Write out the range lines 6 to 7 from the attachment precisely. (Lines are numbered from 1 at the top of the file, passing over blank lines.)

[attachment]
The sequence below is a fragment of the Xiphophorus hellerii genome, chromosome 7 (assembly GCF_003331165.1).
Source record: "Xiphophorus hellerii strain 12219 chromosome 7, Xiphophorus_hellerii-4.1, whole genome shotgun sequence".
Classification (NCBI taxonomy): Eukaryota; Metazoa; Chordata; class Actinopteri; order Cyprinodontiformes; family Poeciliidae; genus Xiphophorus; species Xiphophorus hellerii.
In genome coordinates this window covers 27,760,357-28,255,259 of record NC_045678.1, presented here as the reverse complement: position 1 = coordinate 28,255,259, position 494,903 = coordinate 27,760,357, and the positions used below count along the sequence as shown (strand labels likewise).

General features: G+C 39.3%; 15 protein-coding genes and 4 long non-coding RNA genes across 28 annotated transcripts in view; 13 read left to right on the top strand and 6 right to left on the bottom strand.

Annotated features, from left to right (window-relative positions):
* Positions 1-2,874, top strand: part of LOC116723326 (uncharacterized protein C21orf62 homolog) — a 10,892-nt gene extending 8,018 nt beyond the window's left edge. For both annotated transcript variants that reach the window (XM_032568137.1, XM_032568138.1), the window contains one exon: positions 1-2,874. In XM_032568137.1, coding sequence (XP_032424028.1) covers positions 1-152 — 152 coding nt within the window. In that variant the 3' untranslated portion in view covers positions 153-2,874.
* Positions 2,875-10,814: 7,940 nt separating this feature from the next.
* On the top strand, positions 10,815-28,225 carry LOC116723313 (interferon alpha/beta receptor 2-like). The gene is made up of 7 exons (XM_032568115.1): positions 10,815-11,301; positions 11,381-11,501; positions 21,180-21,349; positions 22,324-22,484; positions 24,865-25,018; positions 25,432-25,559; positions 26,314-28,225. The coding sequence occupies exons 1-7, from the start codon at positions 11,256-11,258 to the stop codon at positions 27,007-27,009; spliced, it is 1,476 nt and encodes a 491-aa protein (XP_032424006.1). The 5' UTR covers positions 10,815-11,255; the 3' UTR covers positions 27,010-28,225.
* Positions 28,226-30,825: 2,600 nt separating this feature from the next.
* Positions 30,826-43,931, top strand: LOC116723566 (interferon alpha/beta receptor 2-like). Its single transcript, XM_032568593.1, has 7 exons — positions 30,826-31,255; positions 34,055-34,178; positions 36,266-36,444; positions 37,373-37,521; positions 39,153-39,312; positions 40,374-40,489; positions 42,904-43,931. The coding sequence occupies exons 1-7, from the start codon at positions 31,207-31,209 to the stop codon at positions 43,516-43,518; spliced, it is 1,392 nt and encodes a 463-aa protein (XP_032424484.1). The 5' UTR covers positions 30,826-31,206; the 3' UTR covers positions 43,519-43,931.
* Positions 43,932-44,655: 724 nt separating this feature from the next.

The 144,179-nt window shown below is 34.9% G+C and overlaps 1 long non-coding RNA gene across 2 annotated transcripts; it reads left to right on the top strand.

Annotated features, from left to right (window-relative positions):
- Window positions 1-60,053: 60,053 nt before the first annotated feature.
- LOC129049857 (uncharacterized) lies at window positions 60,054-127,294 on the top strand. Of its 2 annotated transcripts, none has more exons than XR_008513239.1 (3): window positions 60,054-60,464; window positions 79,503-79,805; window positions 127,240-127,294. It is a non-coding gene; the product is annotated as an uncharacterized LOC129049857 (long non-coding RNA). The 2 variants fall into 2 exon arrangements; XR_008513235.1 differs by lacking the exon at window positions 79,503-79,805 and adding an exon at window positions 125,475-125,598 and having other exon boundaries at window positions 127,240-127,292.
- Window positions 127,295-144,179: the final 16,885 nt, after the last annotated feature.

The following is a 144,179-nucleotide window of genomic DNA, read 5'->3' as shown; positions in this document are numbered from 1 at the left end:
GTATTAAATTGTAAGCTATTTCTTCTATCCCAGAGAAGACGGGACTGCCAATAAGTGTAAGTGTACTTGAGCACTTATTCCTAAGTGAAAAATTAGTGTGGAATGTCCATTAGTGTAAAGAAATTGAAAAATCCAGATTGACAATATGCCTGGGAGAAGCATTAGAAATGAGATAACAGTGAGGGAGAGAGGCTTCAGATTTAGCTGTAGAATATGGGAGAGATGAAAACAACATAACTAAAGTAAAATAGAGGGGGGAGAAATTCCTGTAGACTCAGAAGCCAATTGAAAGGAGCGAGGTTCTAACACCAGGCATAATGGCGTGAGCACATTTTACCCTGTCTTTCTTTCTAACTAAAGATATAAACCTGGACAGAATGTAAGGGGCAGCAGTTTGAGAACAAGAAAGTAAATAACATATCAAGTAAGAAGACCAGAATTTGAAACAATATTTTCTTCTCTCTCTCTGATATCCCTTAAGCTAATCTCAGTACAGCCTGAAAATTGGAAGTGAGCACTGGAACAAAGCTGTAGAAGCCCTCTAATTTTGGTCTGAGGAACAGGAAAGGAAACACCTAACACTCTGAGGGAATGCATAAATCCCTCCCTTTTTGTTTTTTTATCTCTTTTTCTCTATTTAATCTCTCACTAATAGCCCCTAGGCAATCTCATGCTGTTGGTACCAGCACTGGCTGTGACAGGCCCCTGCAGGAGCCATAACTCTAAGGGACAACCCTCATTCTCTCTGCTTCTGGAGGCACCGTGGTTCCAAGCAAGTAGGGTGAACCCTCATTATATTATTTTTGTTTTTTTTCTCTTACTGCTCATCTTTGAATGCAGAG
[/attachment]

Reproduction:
Annotated features, from left to right (window-relative positions):
* Positions 1-2,874, top strand: part of LOC116723326 (uncharacterized protein C21orf62 homolog) — a 10,892-nt gene extending 8,018 nt beyond the window's left edge. For both annotated transcript variants that reach the window (XM_032568137.1, XM_032568138.1), the window contains one exon: positions 1-2,874. In XM_032568137.1, coding sequence (XP_032424028.1) covers positions 1-152 — 152 coding nt within the window. In that variant the 3' untranslated portion in view covers positions 153-2,874.